The Brooks family lineage began in 1866. Active in the church today are Nellie Brooks Quander; her husband, Deacon Welton Quander; and her great grandson, former U.S. Army Gen. Leo Austin Brooks and his wife, Naomi. One of their sons, Gen. Vincent Brooks, became a familiar face to all Americans as he provided daily televised national briefings during the Iraqi war. Gen. Leo A. Brooks Jr., another son, is also a member of ASBC.

Charles Henry Quander joined ASBC in 1860. One of his descendants, Juanita Quander Stanton, holds the honor of having the longest membership in the church, 72 years, and is the longest serving usher at age 90. Other current members include Charles Henry Quander's great-grandchildren, great-great-grandchildren, and great- great-great-grandchildren.

This Saturday, a Bicentennial Prayer Breakfast will be held to honor not only the 100-year families but also those parishioners who have been members for 50 years or more. Other 100-plus-year families to be honored are Barlow/Butler; Burless; Butler/Thomas; Butler/Turner/Harris; Diggs/Carroll; Jackson; Lee; Prichett/Willis; Wair; Webster/Burke; and Whitmore/Ogden.

One of the most distinctive items on display, attesting to ASBC's long history of contributions to the national heritage, is a large, handmade quilt. It explains significant events on "leaves" attached to and scattered about a sturdy tree trunk. Surrounding this hand-stitched tree are 30 squares signifying the efforts of the 30 groups involved with the celebration. There have been 18 subcommittees working on the year-long event.

"I wanted to get as many people involved with this event as possible and to convey the history of the church in art," Wallace explained. "Each membership group was asked to develop a square that would become part of the quilt." Unveiled on Oct. 19, it is the creation of the Bicentennial Quilt Committee, chaired by Lynda Prioleau. It will be on display until the end of November.

OVER THE PAST two centuries, the church has had only seven ministers. Their hand-painted portraits, done by artist James Hinton in the 1980s, are also part of the exhibit. "We unveiled them one year at a time," Alton Wallace said.

The Rev. Warren Adkins served the longest, from 1920-63. That tenure has been followed by ASBC's present minister, John O. Peterson Sr. On Sept. 21, the church honored Peterson's "50 years of preaching," 40 of which have been at ASBC.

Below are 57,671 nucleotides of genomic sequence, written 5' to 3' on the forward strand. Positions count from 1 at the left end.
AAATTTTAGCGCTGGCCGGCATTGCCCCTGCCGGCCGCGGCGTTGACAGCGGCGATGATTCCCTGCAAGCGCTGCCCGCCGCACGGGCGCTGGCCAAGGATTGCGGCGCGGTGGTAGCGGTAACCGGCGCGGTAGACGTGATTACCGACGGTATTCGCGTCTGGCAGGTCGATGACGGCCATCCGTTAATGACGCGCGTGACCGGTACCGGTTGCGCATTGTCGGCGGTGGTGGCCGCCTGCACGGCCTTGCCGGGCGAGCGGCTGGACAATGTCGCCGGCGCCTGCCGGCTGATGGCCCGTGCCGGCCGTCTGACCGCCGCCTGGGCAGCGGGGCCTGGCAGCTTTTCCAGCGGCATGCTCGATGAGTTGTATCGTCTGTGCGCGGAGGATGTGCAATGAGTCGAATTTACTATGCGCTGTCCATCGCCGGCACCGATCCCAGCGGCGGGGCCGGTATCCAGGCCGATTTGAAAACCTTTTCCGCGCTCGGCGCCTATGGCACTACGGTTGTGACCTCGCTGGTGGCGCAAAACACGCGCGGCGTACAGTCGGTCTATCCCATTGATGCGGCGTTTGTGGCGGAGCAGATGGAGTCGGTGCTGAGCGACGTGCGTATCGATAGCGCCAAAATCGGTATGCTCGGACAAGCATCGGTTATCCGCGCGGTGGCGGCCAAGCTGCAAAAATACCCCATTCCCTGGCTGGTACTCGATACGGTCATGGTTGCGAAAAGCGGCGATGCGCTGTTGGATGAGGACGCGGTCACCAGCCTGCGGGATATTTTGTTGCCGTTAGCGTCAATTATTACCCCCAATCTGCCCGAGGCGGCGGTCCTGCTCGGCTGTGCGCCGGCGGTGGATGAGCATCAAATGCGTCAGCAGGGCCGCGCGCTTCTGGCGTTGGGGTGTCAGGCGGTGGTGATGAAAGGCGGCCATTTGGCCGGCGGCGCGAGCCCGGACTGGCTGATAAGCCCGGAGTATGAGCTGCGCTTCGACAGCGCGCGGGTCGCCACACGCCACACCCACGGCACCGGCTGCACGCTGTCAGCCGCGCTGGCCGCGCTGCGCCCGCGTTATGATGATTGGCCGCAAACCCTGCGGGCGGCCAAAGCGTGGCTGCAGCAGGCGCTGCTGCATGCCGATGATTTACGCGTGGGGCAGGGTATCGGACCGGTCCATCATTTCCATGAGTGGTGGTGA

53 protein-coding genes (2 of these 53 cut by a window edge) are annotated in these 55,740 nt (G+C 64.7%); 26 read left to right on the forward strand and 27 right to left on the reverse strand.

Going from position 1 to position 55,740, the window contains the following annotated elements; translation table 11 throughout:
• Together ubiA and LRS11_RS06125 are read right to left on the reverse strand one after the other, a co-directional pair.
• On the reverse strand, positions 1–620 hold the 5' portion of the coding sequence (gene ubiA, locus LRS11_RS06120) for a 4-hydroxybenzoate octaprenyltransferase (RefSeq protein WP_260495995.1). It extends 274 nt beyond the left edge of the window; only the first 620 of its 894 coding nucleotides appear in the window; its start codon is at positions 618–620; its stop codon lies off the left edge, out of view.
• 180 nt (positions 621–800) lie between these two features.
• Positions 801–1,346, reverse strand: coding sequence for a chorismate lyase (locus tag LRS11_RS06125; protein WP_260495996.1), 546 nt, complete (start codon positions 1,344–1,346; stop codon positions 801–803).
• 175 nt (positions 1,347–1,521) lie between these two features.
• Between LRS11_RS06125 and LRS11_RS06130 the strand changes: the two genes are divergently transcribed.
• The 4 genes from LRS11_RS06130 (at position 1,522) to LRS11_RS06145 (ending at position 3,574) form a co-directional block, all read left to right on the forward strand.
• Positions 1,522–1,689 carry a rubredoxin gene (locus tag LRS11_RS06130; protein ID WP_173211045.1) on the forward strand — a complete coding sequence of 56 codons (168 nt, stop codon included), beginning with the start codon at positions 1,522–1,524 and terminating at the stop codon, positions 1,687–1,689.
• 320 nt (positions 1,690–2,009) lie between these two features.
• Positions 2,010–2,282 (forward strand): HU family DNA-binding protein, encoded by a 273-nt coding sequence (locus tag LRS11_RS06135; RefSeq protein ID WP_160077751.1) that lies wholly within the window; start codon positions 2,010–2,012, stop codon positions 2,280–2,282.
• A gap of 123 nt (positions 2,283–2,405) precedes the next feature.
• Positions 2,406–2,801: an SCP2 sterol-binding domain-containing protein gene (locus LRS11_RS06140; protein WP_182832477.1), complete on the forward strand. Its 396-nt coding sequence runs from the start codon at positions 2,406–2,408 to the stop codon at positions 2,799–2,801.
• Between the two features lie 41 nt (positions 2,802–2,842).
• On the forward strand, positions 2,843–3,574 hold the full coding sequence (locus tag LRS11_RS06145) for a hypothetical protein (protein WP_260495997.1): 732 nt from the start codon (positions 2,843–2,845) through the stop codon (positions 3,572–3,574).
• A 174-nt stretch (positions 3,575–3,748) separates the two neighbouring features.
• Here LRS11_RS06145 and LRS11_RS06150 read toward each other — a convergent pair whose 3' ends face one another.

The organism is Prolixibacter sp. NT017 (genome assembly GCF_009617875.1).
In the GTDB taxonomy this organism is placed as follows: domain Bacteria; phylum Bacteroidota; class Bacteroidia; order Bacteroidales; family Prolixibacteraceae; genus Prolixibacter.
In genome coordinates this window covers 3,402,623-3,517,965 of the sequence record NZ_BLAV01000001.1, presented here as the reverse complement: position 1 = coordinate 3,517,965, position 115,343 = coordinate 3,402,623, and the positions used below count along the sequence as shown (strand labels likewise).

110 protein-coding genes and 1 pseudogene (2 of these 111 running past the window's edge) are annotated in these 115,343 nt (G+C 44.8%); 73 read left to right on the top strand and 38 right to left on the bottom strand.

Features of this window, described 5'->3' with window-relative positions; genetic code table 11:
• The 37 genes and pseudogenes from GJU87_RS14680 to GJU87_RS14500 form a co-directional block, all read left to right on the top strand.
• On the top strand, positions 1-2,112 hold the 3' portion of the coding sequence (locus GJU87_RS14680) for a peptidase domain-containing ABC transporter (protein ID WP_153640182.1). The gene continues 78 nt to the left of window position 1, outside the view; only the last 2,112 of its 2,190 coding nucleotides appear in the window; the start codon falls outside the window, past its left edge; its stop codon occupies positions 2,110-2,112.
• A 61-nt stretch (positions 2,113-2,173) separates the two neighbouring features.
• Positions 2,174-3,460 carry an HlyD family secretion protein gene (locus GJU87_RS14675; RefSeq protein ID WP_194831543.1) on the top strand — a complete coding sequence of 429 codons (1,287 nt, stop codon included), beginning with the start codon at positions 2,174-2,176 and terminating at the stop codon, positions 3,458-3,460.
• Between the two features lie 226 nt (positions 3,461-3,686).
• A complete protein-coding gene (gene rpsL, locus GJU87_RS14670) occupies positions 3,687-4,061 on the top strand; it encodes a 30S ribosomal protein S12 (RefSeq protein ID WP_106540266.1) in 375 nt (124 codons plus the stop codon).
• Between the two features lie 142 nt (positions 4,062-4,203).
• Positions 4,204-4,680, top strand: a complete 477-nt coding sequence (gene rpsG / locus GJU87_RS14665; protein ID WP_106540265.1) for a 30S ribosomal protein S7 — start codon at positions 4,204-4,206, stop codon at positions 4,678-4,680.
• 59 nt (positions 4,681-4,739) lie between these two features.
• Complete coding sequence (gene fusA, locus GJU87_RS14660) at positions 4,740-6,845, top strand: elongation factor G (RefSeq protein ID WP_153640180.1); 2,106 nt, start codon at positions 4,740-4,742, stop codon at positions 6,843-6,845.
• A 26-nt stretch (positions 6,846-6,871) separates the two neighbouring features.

The church's third minister, the Rev. Samuel Madden, who served for 33 years, also enjoyed the distinction of being "one of less than 100 African American commissioned officers to serve in the U.S. Army during the Civil War." He accomplished that by writing a letter to President Abraham Lincoln in August 1864, applying for a commission as a chaplain, which was granted, Wallace noted. That letter is on display.

"The big transition to the new church started in 1980 and was finished in 1994," Alton Wallace said. "The real growth came when parishioners from Fort Washington, Md., began arriving. The church population jumped from somewhere in the high hundreds to over 2,000." The Wallaces, Howell, the choir director, and organist are all from Fort Washington, according to Alton Wallace.

In keeping with the theme of the anniversary, "Missions and Evangelism," a plastic card the size of a regular credit card has been given to each parishioner. On it is inscribed:

"A charge to evangelize. Go ye therefore and teach all nations. This card comes to you with a debt on it so you have to bring someone to Christ." Just above each person's embossed name is "Expiration Date: Eternity."

THE DECISION to choose "Missions and Evangelism" as the theme and to issue the cards was made because, "We wanted to have something that was lasting after it was all over," Patricia Wallace said. "Evangelizing does that."